Armadillos weigh on average about 13 lbs but the largest specimens can reach weights of up to 22 lbs. Nine Banded Armadillos are the largest of the species and measure anywhere between 25 and 42 inches including the tail. The outer shell is composed of non-overlapping "scutes" which are similar to scales but are formed in the outer layer of the epidermis. The scutes are connected by flexible bands of skin. This armor protection covers their back, sides, head, tail and outward sections of the legs. The underside and inner portions of the legs have no armor but are protected by tough skin and a layer of coarse hair.
They use their front claws to dig out burrows to live in which are only as wide as the animal itself. They often have several within their home range. They also use their front claws to dig up the ant and termite nests.
The middle toes on the 2 front feet are longer than the rest and are used for digging but are not as large as the much bigger Giant Armadillo of South America. Contrary to popular belief it is only the Three Banded Armadillo that can roll itself into a ball to avoid attacks. Most species of armadillo will try and flee any danger by running into heavy brush or thorn bushes if available. The North American Nine Banded Armadillo can jump 3 to 4 feet straight up into the air when surprised often colliding with the undercarriages and bumpers of passing vehicles.
Though armadillos have short legs they can move quickly when threatened. Armadillos will inflate their intestines to float across small streams and rivers or sink and run across the riverbed. They can hold their breath up to 6 minutes underwater. It is believed they developed this ability due to the fact they have their snouts buried in the soil for long periods of time forging for insects. Armadillos have long stick tongues that aid in the collection of ants, termites and other insects and have been observed rolling in ant and termite mounds to dislodge as many insects as possible to make feeding more productive.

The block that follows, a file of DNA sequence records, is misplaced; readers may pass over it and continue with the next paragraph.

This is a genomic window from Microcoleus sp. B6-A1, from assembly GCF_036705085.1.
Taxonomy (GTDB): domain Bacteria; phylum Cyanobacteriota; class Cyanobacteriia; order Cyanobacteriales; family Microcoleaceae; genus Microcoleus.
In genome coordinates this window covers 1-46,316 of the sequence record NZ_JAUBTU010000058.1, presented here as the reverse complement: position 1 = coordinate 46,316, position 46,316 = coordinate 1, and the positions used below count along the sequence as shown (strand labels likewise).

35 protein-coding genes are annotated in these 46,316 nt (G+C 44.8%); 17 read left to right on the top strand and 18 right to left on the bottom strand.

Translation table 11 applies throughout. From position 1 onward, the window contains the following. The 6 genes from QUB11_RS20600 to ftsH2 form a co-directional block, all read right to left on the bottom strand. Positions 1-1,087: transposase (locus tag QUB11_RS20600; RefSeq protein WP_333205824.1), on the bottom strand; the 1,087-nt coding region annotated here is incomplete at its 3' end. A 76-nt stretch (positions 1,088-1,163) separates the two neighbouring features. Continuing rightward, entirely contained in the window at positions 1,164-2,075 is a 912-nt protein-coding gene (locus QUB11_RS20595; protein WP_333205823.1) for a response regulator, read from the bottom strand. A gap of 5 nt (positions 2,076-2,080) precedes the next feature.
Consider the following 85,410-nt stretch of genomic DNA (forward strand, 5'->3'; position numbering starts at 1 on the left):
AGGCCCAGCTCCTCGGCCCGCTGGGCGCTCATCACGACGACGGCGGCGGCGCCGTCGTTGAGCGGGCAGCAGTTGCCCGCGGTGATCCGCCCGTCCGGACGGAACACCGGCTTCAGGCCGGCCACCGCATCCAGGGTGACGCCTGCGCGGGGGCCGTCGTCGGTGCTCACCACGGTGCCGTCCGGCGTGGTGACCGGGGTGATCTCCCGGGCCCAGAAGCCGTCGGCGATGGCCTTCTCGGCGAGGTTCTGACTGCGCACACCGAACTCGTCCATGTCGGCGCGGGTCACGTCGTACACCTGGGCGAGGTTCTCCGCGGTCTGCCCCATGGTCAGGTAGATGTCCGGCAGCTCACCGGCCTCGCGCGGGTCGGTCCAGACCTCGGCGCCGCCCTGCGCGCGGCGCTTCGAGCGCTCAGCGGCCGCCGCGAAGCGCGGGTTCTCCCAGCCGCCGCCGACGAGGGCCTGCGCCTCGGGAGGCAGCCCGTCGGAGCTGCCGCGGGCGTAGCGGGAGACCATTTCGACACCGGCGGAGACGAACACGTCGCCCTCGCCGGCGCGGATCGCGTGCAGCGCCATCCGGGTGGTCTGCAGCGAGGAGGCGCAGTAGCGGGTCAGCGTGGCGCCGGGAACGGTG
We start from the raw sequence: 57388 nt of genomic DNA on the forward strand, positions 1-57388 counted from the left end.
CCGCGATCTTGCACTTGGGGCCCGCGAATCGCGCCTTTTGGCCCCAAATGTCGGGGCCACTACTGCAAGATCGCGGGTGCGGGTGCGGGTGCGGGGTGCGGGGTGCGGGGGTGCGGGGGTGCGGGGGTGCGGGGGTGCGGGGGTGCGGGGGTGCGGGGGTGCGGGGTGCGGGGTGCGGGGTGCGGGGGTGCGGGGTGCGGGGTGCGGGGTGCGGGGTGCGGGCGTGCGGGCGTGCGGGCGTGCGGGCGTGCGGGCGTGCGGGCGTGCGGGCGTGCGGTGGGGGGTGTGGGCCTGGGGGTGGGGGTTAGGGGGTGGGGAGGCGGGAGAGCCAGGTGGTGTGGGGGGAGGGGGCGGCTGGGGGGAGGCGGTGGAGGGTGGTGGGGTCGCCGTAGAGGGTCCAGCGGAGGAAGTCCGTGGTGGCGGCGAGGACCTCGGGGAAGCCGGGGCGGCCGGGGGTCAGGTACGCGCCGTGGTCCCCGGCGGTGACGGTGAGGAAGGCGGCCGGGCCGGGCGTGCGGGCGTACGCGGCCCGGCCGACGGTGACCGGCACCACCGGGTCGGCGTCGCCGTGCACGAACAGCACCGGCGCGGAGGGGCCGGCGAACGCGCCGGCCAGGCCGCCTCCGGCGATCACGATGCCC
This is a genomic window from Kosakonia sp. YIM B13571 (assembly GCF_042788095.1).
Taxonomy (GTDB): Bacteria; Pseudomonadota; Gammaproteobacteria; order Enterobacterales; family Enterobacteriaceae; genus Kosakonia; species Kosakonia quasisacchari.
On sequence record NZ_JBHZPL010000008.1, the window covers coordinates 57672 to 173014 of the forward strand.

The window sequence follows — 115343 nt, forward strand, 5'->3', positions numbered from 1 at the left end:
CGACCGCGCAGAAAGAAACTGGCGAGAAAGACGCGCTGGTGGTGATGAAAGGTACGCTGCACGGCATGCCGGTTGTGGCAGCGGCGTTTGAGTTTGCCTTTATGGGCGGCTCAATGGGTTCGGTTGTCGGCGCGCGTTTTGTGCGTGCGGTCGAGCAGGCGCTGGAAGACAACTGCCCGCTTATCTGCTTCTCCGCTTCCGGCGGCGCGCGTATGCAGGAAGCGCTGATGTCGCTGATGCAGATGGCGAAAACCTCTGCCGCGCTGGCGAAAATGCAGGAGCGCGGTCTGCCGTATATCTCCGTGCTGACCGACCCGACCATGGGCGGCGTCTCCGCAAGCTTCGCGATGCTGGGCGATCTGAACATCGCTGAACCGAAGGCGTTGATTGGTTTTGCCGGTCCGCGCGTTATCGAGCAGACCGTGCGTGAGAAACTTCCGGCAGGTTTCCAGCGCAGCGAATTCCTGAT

Armadillos have extremely bad eyesight and rely on their fine-tuned sense of smell to get food. They are insectivores with their diet consisting of ants, termites, beetles, earthworms, grubs and other insects. They will also eat fruit, some vegetation and have even been known to eat carrion they come across.
Armadillos have been seen eating roadkill but some researchers believe that it is possible that the armadillo is actually eating the maggots that accompany dead animals rather than the actual animal itself.
Their tongues are long and sticky to get into tunnels of ants and termites, their main food source. Armadillos are nocturnal, but on occasion they will forage during the daytime.
Thanks to their powerful claws and forelimbs which allow them to jab the ground to take out termites and ant mounds. They are also known to consume fallen fruits. Armadillos munch on food with the help of their peg-teeth that lies to the side of jaws.
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Favorite Foods of an Armadillo
Armadillos thrive in warm climates and live in rainforests to semi arid deserts. They have low fat stores which makes them vulnerable to long periods of cold weather. The populations of all armadillos species is threatened except that of the North American Nine Banded Armadillo which is expanding (see map). Red areas of the map indicate present day populations of armadillos in the United States. The shaded red areas denote areas that are expected to areas of armadillo occupation in the near future.